The goal of today’s post is to share a few IDE configuration goodies that I think are pretty cool. So, let’s get to it!
Spring Boot is an amazing framework and Spring Boot DevTools can really supercharge development by saving oodles of time spent on expensive full rebuild and restart boilerplate when we make simple code changes. If you’re not familiar with DevTools, have a quick read and you’ll want to use it.
Add org.springframework.boot:spring-boot-devtools Without Modifying pom.xml
(1) Fire up IntelliJ and open your project.
(2) Open the Project Structure dialog by clicking File > Project Structure.
(3) Open the Dependencies configuration by clicking Project Settings > Modules > Dependencies.
(4) Click the small ( + ) button at the bottom of the Dependency list and you’ll see a context menu open allowing you to choose what type of dependency you’d like to add.
(5) To add a local project dependency, click Library > From Maven.
(6) Enter org.springframework.boot:spring-boot-devtools in the search text and hit Enter. IntelliJ will take a few seconds to search Maven and will present you with a list of results.
(7) Choose the version spring-boot-devtools that corresponds with all the other Spring Boot dependencies in your pom file. Click OK once you’ve selected the right version. (The project I used for this blog post is quite old, so I ended up having to pick 1.5.2.RELEASE)
Steps: 6, 7
(8) You should now see a new dependency that looks a little bit different than the rest.
Part 1 is now complete.
Update IntelliJ Compiler Preferences to Build The Project Automatically
(1) Open the Preferences Dialog by Clicking IntelliJ IDEA > Preferences.
(2) Enter “Build Project” into the search bar and click Build, Execution Deployment > Compiler to open the Compiler section.
(3) Make sure that the Build project automatically checkbox is checked, and click OK.
Steps: 2, 3
(4) Open the hidden Registry… Settings Dialog by Tapping Shift Twice and typing “Registry…”. Make sure to select the option that has no menu option associated, and has the trailing ellipsis.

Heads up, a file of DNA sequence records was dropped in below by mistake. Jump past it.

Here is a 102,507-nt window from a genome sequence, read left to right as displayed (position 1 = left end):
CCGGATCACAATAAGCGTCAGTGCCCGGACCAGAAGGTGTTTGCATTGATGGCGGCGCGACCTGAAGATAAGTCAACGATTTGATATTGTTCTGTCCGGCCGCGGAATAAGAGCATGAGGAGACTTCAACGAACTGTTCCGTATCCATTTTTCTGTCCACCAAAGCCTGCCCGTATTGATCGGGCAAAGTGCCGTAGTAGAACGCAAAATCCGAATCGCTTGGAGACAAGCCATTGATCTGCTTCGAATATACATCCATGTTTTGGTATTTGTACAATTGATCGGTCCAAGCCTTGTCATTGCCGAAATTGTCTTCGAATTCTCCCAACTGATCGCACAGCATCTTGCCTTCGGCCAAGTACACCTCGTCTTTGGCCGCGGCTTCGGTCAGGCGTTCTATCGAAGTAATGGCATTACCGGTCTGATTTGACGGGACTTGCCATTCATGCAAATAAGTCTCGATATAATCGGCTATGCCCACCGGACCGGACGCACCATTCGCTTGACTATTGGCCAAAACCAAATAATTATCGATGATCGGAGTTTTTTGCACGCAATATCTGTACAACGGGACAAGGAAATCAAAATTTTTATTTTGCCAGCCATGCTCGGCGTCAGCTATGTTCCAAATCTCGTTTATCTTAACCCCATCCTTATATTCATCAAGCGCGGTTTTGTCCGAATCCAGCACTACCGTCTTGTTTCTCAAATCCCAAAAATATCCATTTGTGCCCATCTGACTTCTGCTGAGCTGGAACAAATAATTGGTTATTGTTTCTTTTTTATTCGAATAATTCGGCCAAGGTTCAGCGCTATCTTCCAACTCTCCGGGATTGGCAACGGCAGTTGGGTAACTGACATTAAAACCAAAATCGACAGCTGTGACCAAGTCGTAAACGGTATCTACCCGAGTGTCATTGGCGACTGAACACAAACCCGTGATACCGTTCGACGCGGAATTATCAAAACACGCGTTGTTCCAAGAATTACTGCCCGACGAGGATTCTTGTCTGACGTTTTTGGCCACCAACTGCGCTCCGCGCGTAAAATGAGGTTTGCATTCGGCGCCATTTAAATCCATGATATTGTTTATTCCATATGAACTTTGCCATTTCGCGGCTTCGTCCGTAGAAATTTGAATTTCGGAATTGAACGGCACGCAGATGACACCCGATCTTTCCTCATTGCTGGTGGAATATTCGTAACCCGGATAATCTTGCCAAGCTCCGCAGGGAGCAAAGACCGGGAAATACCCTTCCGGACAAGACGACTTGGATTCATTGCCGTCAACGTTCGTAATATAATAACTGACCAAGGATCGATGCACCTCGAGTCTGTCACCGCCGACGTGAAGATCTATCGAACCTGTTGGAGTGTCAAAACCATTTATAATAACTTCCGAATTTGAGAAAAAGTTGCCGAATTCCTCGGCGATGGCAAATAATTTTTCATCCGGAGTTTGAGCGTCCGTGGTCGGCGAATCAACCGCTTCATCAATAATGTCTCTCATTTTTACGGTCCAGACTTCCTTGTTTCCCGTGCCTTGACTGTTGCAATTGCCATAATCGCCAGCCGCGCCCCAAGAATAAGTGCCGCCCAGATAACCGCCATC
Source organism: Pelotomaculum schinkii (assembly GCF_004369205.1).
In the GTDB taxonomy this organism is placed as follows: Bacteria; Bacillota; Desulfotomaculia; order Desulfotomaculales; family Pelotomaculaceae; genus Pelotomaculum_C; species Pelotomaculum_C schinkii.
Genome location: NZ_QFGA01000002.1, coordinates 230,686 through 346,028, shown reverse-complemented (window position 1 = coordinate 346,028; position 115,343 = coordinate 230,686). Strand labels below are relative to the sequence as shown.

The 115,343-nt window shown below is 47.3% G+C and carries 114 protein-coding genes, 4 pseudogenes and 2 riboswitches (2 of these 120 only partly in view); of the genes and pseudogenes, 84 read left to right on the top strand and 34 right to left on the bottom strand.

(5) Find the compiler.automake.allow.when.app.running setting in the list of registry settings, and make sure that it is Value column is checked.
Steps: 4, 5
Part 2 is now complete.
Update The Run/Debug Configuration For Your Project/Application
(1) Open the Run Configuration Dialog by clicking Run > Edit Configurations…
(2) Select the Run/Debug configuration for your application under the Spring Boot section.
(3) Change the setting: On ‘Update’ action to the last item on the list: “Hot swap classes and update trigger file if failed”.
(4) Change the setting: On frame deactivation to the last item on the list: “Update classes and resources”.
(5) Add an Override Parameter to enable live-reload. Click the (+) button and set the Name Column to spring.devtools.livereload.enabled and the Value Column to true.
Steps: 1 - 5
Part 3 is now complete.
So, what have we accomplished? The short version is:
- Our project has a local dependency for Spring Boot DevTools that won’t interfere with other developers as we didn’t change anything that will make it up to our Git Repo.
- The IntelliJ IDE is now configured to build automatically when we make a change to our Java code and save.
- The Application Run/Debug configuration for our Spring Boot app enables the live reload feature provided by DevTools and only Hot Swaps the classes and resources that we changed.
The end result is that we can make code changes and simply Update instead of restarting the whole application, debugger, and so on. In my case, it took roughly 30 seconds to restart the whole application (I know.. I’m picky), and I’d have to sit there and wait… NO MORE! WE WIN !!!
PS: I’m going to publish this post with very light proofing as it’s likely going to help some folks quite a bit. If you see any mistakes, have questions, or want to say “Hello World”, hit me up on Twitter.